The Coachable Basketball Player
Coachable basketball players are players that are capable of giving respect, keeping a positive attitude, and displaying excellent behavior traits in order to develop their basketball skills for the greater benefit of the team. Are you a coachable basketball player?
With countless hours spent practicing, working out and playing, it can be tough to always maintain the right attitude necessary to learn, grow and improve as a player. Sometimes, it can be difficult to have to hear about the mistakes and errors made out on the court – especially if it’s something that you’ve been working on for some time like your shooting footwork or overhead passes and you either thought that you had improved or you simply can’t seem to execute the way your coach is wanting you to.
Whatever the case may be, keeping a positive attitude is half the battle so that you don’t let the stress and pressure of it all overcome you. The other important thing to keep in mind is to always display coachable traits so that you can become the best basketball player possible and your coaches will trust and respect you.
It doesn’t matter if you are the most talented and skilled player on the team, if you don’t have a consistently coachable spirit than you are not going to be effective as a leader and it’s likely that your coaching staff and teammates won’t enjoy working and playing with you as much as they should.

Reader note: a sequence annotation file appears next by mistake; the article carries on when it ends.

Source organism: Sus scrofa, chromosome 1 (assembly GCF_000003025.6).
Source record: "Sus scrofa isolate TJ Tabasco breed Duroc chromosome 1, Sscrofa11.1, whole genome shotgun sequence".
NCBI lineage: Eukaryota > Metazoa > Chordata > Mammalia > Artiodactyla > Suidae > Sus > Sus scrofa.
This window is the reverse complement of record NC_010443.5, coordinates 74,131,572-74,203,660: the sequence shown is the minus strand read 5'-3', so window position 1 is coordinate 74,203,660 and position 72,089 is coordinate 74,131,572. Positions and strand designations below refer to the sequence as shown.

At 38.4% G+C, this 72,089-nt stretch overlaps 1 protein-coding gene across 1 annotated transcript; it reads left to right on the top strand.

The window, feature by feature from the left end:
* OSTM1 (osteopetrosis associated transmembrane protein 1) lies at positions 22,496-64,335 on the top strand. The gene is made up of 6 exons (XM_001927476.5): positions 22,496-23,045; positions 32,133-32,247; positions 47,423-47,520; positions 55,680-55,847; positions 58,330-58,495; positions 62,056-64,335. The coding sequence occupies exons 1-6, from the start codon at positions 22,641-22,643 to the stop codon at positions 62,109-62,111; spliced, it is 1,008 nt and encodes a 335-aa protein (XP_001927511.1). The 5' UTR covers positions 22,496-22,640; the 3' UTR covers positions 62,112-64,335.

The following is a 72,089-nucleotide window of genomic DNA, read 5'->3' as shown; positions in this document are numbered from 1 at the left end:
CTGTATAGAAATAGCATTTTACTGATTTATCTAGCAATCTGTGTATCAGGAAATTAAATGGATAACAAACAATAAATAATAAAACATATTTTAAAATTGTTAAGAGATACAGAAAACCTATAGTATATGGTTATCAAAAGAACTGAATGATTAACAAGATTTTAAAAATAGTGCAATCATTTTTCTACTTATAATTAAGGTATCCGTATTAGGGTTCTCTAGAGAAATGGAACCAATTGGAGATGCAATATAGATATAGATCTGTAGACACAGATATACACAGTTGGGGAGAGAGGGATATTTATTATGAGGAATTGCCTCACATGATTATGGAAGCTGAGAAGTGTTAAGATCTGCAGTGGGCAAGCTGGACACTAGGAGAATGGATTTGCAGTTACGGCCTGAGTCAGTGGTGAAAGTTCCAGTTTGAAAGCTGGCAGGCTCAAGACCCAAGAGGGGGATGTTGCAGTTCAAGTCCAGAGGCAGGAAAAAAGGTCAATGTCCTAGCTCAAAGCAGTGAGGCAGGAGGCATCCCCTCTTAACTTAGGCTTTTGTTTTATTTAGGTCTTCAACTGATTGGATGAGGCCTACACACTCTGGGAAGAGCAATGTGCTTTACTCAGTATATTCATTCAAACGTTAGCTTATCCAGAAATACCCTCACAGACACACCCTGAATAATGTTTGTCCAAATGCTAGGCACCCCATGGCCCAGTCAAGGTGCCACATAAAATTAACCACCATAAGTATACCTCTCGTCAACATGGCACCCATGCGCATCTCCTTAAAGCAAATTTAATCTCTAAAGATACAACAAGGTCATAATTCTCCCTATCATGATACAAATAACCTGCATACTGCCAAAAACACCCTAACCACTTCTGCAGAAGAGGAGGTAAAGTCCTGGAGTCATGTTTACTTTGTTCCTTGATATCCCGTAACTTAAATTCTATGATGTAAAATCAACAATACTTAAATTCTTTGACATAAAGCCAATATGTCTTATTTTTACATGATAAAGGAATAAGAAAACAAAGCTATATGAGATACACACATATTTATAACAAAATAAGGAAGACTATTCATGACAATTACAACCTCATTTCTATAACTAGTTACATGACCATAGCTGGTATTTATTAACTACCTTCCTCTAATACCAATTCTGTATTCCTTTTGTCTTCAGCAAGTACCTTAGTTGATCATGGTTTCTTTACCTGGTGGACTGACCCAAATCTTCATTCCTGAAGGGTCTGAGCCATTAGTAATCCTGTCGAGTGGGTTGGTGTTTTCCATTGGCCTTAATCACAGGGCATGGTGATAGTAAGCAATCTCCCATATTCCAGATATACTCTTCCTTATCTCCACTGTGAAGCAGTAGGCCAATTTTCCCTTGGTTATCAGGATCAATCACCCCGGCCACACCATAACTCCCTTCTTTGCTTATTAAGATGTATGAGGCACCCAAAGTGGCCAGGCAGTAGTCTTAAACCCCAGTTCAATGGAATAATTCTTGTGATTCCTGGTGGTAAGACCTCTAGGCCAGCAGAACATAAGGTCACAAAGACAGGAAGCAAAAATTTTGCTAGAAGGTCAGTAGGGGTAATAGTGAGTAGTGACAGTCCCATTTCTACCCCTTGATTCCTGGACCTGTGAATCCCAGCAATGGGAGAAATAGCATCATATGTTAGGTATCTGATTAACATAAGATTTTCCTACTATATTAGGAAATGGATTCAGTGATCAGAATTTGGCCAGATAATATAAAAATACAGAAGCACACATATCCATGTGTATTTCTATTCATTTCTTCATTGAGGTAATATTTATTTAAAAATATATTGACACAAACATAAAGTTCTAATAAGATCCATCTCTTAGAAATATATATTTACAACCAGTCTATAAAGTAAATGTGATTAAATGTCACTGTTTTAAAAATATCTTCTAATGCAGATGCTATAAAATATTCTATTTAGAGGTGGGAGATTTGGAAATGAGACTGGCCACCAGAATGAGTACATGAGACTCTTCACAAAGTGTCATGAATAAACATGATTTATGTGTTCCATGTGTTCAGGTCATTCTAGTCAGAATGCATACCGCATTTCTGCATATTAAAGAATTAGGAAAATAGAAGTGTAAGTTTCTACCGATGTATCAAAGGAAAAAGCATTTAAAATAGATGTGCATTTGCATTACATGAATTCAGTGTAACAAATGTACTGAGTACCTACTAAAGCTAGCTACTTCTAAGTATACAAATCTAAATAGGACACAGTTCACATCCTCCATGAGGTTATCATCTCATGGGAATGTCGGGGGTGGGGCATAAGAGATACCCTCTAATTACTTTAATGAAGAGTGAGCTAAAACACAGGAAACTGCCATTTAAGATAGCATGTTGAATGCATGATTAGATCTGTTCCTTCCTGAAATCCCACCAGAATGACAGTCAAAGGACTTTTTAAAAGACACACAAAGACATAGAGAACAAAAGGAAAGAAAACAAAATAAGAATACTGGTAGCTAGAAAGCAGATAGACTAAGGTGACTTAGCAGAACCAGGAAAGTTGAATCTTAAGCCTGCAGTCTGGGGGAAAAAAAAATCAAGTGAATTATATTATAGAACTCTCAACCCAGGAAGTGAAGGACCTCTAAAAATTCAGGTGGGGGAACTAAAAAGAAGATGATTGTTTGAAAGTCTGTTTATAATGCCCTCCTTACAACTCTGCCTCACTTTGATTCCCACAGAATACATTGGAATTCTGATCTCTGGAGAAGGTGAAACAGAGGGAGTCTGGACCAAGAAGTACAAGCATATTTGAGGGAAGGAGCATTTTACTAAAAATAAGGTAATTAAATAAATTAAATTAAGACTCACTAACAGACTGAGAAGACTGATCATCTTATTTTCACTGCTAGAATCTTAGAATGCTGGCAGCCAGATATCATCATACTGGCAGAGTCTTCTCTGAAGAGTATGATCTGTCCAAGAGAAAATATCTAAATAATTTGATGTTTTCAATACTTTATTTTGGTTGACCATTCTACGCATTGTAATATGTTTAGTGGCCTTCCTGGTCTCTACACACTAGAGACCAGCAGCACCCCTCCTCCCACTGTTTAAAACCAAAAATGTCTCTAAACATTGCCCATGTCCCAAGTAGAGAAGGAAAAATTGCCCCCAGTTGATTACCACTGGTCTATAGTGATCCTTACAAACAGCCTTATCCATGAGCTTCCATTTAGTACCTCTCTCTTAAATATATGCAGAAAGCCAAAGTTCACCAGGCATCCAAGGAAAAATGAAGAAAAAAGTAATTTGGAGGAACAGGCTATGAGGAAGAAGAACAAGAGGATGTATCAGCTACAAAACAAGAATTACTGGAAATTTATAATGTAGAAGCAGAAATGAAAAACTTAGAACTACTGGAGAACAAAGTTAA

Being a coachable basketball player has many great benefits and rewarding potential like more playing time, better relationships with your coaches and teammates, accelerated learning, less stress and contributing to a stronger, more bonded team.
The following is a checklist of 5 traits of a coachable basketball player so that you can be sure that you are exemplifying behavior that will make you a great asset to your coaches and team.
1. Listen more, talk less
You know those players that seem to always have something to say about everything regardless of whether it’s in response to a reprimand or when they make a good play? Typically those players are not very good listeners and tend to go about simply running their mouths for the sake of hearing themselves talk. This is not a good example of a coachable player, in fact, just the opposite type of player is ideal. By listening more and talking less you are showing that you believe what your coaches have to say is more important and you are more likely to retain what they are teaching you than if you are always talking while they are or interrupting them.
2. Be willing to take personal responsibility
It’s not always easy to take personal responsibility whether in life or on the basketball court. It’s especially challenging when coming into practice after a lousy game performance where you missed most of your free throws or allowed your player too many offensive points that was a big part in costing your team the game. Those are the moments that are tough to swallow knowing that you might have let some people down. Coachable players understand that this is all part of the self-development process as an athlete and you have to be willing to take the good times with the bad. You can’t always accept the glory without being able to tough out the failures as well. Taking personal responsibility for your daily performance shows your coaches that you are able to be realistic for where you are really at with your skills and within your role on the basketball team.
3. Focus on yourself, not others